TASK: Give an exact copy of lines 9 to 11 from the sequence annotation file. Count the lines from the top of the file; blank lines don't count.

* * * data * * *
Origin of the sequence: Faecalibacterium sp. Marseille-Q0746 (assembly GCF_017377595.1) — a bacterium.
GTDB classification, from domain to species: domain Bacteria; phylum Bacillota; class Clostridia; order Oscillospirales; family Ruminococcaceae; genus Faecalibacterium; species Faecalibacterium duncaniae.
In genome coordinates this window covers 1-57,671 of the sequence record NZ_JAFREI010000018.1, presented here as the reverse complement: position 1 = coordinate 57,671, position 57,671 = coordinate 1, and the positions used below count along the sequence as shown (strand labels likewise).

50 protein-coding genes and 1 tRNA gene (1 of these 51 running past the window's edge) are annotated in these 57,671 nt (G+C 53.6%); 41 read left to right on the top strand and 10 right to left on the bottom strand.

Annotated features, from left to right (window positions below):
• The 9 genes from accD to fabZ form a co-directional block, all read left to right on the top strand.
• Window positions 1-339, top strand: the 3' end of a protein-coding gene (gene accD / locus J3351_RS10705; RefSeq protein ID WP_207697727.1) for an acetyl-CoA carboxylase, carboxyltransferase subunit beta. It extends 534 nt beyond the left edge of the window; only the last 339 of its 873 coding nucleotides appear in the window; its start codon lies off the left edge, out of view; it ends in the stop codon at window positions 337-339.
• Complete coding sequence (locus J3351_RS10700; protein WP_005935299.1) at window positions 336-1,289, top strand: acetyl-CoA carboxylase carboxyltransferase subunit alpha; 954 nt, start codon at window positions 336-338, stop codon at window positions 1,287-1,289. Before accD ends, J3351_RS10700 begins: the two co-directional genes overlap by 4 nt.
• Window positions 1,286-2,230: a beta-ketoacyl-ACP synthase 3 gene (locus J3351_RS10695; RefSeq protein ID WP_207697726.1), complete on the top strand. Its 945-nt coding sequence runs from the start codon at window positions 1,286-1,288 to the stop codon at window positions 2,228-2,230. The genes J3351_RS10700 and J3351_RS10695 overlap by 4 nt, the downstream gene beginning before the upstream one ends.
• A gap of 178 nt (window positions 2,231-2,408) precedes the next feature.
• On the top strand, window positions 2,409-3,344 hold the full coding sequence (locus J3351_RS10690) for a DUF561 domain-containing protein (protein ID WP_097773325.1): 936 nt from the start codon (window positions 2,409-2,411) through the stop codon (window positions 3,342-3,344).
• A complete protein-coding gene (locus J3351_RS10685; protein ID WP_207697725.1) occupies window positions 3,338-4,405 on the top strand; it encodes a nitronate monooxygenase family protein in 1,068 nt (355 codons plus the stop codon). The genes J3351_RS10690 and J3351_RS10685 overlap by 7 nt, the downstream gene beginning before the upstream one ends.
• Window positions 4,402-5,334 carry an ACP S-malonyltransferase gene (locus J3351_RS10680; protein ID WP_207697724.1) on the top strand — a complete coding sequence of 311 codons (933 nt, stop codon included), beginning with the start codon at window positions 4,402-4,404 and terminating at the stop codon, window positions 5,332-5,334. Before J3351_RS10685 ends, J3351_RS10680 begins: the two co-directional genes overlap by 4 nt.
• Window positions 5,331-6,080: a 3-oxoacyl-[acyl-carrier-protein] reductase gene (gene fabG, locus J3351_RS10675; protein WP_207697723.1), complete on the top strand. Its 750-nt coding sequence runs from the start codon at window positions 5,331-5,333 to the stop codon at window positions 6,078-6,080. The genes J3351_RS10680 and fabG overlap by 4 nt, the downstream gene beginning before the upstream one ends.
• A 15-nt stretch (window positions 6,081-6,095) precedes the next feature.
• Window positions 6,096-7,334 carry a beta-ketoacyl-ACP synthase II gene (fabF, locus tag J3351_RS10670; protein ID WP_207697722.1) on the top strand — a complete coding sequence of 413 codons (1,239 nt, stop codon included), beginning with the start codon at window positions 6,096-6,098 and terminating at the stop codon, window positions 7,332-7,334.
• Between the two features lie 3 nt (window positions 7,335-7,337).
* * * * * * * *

• Window positions 1,286-2,230: a beta-ketoacyl-ACP synthase 3 gene (locus J3351_RS10695; RefSeq protein ID WP_207697726.1), complete on the top strand. Its 945-nt coding sequence runs from the start codon at window positions 1,286-1,288 to the stop codon at window positions 2,228-2,230. The genes J3351_RS10700 and J3351_RS10695 overlap by 4 nt, the downstream gene beginning before the upstream one ends.
• A gap of 178 nt (window positions 2,231-2,408) precedes the next feature.
• On the top strand, window positions 2,409-3,344 hold the full coding sequence (locus J3351_RS10690) for a DUF561 domain-containing protein (protein ID WP_097773325.1): 936 nt from the start codon (window positions 2,409-2,411) through the stop codon (window positions 3,342-3,344).